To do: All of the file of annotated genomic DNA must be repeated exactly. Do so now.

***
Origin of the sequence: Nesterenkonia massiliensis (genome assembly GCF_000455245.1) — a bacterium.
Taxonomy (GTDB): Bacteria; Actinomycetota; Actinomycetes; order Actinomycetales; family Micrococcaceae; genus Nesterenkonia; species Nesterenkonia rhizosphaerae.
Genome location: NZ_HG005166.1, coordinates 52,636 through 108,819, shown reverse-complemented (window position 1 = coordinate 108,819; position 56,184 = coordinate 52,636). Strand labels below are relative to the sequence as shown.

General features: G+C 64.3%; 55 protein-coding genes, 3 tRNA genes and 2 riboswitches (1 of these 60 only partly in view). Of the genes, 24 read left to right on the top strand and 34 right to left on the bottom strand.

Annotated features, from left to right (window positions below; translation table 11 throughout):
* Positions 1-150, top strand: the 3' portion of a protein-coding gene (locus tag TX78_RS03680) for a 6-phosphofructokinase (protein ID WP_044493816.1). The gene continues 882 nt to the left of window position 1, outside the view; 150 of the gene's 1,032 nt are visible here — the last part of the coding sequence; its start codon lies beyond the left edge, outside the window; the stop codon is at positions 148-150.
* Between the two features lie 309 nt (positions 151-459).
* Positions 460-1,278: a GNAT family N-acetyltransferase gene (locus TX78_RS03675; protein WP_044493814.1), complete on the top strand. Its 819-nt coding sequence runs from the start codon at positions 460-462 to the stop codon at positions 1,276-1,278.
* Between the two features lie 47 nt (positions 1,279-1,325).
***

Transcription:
Origin of the sequence: Nesterenkonia massiliensis (genome assembly GCF_000455245.1) — a bacterium.
Taxonomy (GTDB): Bacteria; Actinomycetota; Actinomycetes; order Actinomycetales; family Micrococcaceae; genus Nesterenkonia; species Nesterenkonia rhizosphaerae.
Genome location: NZ_HG005166.1, coordinates 52,636 through 108,819, shown reverse-complemented (window position 1 = coordinate 108,819; position 56,184 = coordinate 52,636). Strand labels below are relative to the sequence as shown.

General features: G+C 64.3%; 55 protein-coding genes, 3 tRNA genes and 2 riboswitches (1 of these 60 only partly in view). Of the genes, 24 read left to right on the top strand and 34 right to left on the bottom strand.

Annotated features, from left to right (window positions below; translation table 11 throughout):
* Positions 1-150, top strand: the 3' portion of a protein-coding gene (locus tag TX78_RS03680) for a 6-phosphofructokinase (protein ID WP_044493816.1). The gene continues 882 nt to the left of window position 1, outside the view; 150 of the gene's 1,032 nt are visible here — the last part of the coding sequence; its start codon lies beyond the left edge, outside the window; the stop codon is at positions 148-150.
* Between the two features lie 309 nt (positions 151-459).
* Positions 460-1,278: a GNAT family N-acetyltransferase gene (locus TX78_RS03675; protein WP_044493814.1), complete on the top strand. Its 819-nt coding sequence runs from the start codon at positions 460-462 to the stop codon at positions 1,276-1,278.
* Between the two features lie 47 nt (positions 1,279-1,325).